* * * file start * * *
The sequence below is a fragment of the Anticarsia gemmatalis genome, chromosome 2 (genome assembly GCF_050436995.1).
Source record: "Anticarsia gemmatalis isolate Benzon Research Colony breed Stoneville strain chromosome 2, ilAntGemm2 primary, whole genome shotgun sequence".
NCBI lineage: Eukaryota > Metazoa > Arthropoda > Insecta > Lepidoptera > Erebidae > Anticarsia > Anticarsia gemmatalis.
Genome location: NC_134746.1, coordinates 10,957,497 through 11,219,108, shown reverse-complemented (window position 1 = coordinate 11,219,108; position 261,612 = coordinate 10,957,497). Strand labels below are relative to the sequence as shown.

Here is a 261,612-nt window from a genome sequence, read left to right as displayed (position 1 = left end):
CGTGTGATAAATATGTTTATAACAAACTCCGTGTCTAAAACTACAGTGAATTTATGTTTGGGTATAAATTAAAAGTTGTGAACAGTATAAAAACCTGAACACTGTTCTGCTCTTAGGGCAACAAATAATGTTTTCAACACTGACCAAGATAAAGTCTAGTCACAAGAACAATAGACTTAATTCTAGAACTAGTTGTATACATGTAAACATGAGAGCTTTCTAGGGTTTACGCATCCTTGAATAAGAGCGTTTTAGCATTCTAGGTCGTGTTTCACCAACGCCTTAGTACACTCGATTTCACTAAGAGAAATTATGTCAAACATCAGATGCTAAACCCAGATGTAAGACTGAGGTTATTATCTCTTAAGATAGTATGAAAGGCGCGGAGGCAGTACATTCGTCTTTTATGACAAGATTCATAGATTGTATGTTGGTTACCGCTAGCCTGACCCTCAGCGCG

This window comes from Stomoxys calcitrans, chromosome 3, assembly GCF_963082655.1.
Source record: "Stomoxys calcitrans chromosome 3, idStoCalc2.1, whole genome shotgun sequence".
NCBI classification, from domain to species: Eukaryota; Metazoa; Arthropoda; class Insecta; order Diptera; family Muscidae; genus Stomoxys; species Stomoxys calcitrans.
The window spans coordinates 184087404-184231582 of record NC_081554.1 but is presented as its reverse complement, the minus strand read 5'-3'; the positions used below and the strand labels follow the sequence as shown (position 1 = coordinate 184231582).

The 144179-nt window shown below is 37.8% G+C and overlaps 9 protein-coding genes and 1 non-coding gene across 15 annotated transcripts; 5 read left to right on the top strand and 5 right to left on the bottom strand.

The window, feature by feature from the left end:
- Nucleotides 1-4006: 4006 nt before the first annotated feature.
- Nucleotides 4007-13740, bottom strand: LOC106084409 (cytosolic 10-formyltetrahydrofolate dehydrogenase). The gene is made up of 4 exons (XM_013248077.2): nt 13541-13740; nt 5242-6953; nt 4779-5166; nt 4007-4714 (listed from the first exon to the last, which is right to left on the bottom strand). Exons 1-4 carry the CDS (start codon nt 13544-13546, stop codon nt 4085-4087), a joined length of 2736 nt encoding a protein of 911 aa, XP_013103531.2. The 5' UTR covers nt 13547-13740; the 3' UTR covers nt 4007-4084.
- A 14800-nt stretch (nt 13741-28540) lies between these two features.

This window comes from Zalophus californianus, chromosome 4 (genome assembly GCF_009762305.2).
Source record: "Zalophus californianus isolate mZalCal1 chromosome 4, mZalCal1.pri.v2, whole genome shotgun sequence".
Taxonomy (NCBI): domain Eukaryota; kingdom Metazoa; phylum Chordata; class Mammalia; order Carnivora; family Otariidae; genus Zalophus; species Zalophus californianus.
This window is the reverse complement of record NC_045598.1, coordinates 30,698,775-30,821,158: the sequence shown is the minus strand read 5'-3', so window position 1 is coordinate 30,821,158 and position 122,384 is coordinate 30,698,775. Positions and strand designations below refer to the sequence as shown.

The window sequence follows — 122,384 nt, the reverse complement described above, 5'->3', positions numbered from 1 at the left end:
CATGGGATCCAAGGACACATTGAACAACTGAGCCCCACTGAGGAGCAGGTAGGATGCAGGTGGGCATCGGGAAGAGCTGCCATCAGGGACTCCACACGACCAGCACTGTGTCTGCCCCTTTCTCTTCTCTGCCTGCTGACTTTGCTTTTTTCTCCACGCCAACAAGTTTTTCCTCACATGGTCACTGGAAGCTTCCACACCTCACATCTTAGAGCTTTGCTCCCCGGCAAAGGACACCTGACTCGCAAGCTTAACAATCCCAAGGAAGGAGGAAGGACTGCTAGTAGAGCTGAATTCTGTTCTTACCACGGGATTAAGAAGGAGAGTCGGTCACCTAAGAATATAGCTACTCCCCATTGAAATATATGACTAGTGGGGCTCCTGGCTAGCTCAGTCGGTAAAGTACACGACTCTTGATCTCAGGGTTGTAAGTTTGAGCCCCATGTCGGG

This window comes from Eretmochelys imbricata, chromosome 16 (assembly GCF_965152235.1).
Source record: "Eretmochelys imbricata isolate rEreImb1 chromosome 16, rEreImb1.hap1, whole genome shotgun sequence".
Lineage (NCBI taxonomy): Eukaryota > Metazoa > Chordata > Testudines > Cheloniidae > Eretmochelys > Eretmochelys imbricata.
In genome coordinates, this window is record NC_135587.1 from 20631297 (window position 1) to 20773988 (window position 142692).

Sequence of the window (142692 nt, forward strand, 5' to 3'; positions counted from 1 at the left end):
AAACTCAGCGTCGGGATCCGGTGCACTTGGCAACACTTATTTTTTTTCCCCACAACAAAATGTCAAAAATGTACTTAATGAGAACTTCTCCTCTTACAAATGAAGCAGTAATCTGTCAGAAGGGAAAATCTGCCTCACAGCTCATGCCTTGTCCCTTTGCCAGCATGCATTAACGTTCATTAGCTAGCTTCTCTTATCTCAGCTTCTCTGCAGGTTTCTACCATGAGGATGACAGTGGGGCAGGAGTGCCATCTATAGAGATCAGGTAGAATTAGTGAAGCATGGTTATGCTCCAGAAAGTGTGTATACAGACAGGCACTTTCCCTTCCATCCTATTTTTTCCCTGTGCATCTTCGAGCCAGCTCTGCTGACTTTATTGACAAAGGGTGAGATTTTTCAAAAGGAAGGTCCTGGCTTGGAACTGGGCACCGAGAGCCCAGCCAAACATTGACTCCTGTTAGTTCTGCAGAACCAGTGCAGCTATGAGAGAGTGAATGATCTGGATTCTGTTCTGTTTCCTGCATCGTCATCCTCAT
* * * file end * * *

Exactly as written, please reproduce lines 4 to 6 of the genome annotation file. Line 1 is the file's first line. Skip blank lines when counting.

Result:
Genome location: NC_134746.1, coordinates 10,957,497 through 11,219,108, shown reverse-complemented (window position 1 = coordinate 11,219,108; position 261,612 = coordinate 10,957,497). Strand labels below are relative to the sequence as shown.

Here is a 261,612-nt window from a genome sequence, read left to right as displayed (position 1 = left end):
CGTGTGATAAATATGTTTATAACAAACTCCGTGTCTAAAACTACAGTGAATTTATGTTTGGGTATAAATTAAAAGTTGTGAACAGTATAAAAACCTGAACACTGTTCTGCTCTTAGGGCAACAAATAATGTTTTCAACACTGACCAAGATAAAGTCTAGTCACAAGAACAATAGACTTAATTCTAGAACTAGTTGTATACATGTAAACATGAGAGCTTTCTAGGGTTTACGCATCCTTGAATAAGAGCGTTTTAGCATTCTAGGTCGTGTTTCACCAACGCCTTAGTACACTCGATTTCACTAAGAGAAATTATGTCAAACATCAGATGCTAAACCCAGATGTAAGACTGAGGTTATTATCTCTTAAGATAGTATGAAAGGCGCGGAGGCAGTACATTCGTCTTTTATGACAAGATTCATAGATTGTATGTTGGTTACCGCTAGCCTGACCCTCAGCGCG